Julia's Eyes Review

As if there aren’t enough preconceptions to contend with and adhere to when working in the horror genre, the second feature from Guillem Morales also comes with the additional expectations raised in it being the latest in a long line of modern Spanish-language horror/thriller filmmaking that stems from Alejandro Amenábar’s Tesis (1996), but it also has the additional baggage of bearing the introduction “Guillermo del Toro presents”, a label that can certainly open international doors, but also set certain standards that the film will undoubtedly be judged by. In purely filmmaking terms and as a technical exercise in what we have come to expect from Spanish horror, Julia’s Eyes acquits itself well, fully living up to all those expectations if not quite surpassing them into being something wholly distinct or original.

Originality isn’t necessarily a prerequisite for genre filmmaking – the word generic comes from the same source – and particularly in horror-suspense filmmaking, where the form is dominated by a few acknowledged masters. Guillem Morales clearly knows his references and Julia’s Eyes accordingly shows a director well-versed in the psycho-sexual references of Hitchcock to give the film some psychological motivation and depth, while the fetishisation of scantily-dressed females, provocatively photographed as they are being assaulted, assailed and abused by men with dark, violent intentions, has the requisite melodramatic edge of the Giallo school. As far as Julia’s Eyes is concerned however, the main source of its horror comes from the oldest horror convention in the book – and is no less effective for it – which is fear of the dark.

Suffering from a degenerative eye disease from which there is no known cure, Julia’s whole world is about to be plunged into darkness and, although she tries not to show it, the idea and the rapidity with which her sight is deteriorating terrifies her. What contributes to her concerns is the fact that her twin sister Sara also suffered from the same illness and has apparently taken her own life rather than live in the isolation of blindness. Julia however cannot believe that her sister would kill herself and, speaking to neighbours, friends and acquaintances – a number that worryingly seems to have dwindled as blindness withdrew Sara from the world outside – she is convinced that her death may be connected to a mysterious boyfriend who was with her in her final days, who no-one can seem to be able to completely remember or describe. But, in typically suspense-thriller mode, who can she get to believe her wild ideas, particularly when her own sense of proportion seems to be diminishing with her sight? And will her sight hold out long enough for her to solve the mystery?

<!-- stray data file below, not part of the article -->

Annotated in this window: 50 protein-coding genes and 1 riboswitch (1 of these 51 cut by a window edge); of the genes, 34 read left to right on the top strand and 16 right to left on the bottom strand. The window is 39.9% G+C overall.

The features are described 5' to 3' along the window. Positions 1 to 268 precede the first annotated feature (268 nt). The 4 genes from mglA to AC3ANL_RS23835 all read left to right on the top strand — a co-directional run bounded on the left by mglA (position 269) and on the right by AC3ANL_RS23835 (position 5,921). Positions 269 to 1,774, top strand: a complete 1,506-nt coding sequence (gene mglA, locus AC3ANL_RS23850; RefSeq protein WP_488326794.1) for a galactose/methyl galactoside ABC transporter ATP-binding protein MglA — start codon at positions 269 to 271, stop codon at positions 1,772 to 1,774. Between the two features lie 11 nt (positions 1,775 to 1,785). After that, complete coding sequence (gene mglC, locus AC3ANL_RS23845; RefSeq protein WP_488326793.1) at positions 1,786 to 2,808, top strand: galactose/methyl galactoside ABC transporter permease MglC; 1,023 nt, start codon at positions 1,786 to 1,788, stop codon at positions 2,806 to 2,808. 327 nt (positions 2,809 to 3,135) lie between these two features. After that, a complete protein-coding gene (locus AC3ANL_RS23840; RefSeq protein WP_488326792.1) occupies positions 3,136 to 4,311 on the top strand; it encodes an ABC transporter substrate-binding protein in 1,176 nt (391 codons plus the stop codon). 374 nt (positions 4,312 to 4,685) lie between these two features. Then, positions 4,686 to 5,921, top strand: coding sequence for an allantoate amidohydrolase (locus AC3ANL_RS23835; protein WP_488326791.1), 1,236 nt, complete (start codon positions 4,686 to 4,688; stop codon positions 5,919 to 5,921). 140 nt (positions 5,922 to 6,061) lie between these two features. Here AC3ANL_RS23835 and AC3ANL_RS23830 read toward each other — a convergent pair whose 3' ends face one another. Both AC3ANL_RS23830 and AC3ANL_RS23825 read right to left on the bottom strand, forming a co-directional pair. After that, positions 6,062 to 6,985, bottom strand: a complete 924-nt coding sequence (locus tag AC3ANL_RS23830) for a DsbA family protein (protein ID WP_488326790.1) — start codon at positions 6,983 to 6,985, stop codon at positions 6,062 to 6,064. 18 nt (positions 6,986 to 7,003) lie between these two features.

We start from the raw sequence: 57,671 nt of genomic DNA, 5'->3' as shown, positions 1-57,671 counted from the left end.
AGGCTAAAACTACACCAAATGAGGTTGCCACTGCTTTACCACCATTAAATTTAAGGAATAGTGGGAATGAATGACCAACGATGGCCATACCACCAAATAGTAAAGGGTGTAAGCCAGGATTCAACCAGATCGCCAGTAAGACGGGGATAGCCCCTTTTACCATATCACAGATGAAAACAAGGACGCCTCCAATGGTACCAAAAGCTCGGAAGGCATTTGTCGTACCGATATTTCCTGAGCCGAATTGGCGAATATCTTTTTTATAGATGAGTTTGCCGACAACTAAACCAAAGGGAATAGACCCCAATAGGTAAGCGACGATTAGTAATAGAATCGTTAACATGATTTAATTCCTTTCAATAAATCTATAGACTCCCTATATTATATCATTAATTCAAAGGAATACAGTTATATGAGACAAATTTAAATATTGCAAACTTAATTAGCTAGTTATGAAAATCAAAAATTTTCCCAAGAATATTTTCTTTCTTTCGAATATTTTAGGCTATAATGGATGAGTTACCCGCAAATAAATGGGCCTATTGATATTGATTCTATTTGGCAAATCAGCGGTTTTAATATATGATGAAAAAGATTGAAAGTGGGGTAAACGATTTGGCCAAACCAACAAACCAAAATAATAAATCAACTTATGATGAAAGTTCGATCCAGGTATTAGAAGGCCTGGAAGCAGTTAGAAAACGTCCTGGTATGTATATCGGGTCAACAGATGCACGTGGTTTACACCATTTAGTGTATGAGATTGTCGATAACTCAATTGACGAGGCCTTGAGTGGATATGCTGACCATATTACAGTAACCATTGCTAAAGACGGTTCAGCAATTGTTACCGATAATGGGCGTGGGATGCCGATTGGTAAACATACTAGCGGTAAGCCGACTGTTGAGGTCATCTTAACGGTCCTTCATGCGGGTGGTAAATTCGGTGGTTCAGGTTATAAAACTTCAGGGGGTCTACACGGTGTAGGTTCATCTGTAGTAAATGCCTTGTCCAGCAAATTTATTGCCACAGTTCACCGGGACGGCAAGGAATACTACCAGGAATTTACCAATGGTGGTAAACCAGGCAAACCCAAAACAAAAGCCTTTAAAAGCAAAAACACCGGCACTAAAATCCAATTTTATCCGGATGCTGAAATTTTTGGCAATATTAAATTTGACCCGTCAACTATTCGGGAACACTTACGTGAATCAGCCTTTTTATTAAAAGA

Although it's nothing new, the best thing about Julia’s Eyes is this association with blindness, the dark and fear of the unknown. There’s a real vulnerability to Julia, as she undergoes treatment and ends up with that disturbing and somewhat fetishistic image of a bandage around her eyes, unable to know for certain what is going on in the world around her, and unsure of who she can trust. This provides plenty of occasion for house invaders to prowl around in the dark, making noises that unsettle the woman, but which, since they cannot be seen by Julia through her own eyes, also cannot be proved or trusted. Morales uses this first-person perspective well, not unexpectedly showing a gradually darkening vision that is unable to make out what is in the shadows, but also playing a neat trick – only occasionally mannered – of keeping faces out of view from the camera, so that the viewer, like Julia, cannot be sure of who they are seeing or what telltale expressions they are wearing.

Unfortunately, while technically well-done (particularly the lighting effects at the climax) and satisfyingly delivering all the expected twists, turns and jumps (although some suspension of disbelief is required for plot holes that inevitably occur), little of this is in any way original and, worse, little of it is genuinely unsettling or as shocking as when it was first done in Michael Powell’s Peeping Tom. There is however one scene alone that makes the film more than worthwhile and that is where the director unsettlingly confronts genuine fear and suspicion in attitudes towards the blind during a scene in a blind institute locker-room. It brings to mind another Spanish-language work by the Argentinean writer Ernesto Sabato, a section of his epic masterpiece ‘Sobre héroes y tumbas’, called ‘Informe sobre Ciegos’ (Report on the Blind), where a paranoid investigation on blind people forming an underground cult confronts deeper more unconventional psychological reactions towards blindness, as well as having potential political resonances. A little more Sabato or even Borges instead of Hitchcock or Argento would have gone a long way here, and the locker-room scene shows that the director is more than capable of exploring these ideas in a deeply disturbing way – but Julia’s Eyes unfortunately finds itself having to conform more to the conventions of the Spanish horror house style.



out of 10

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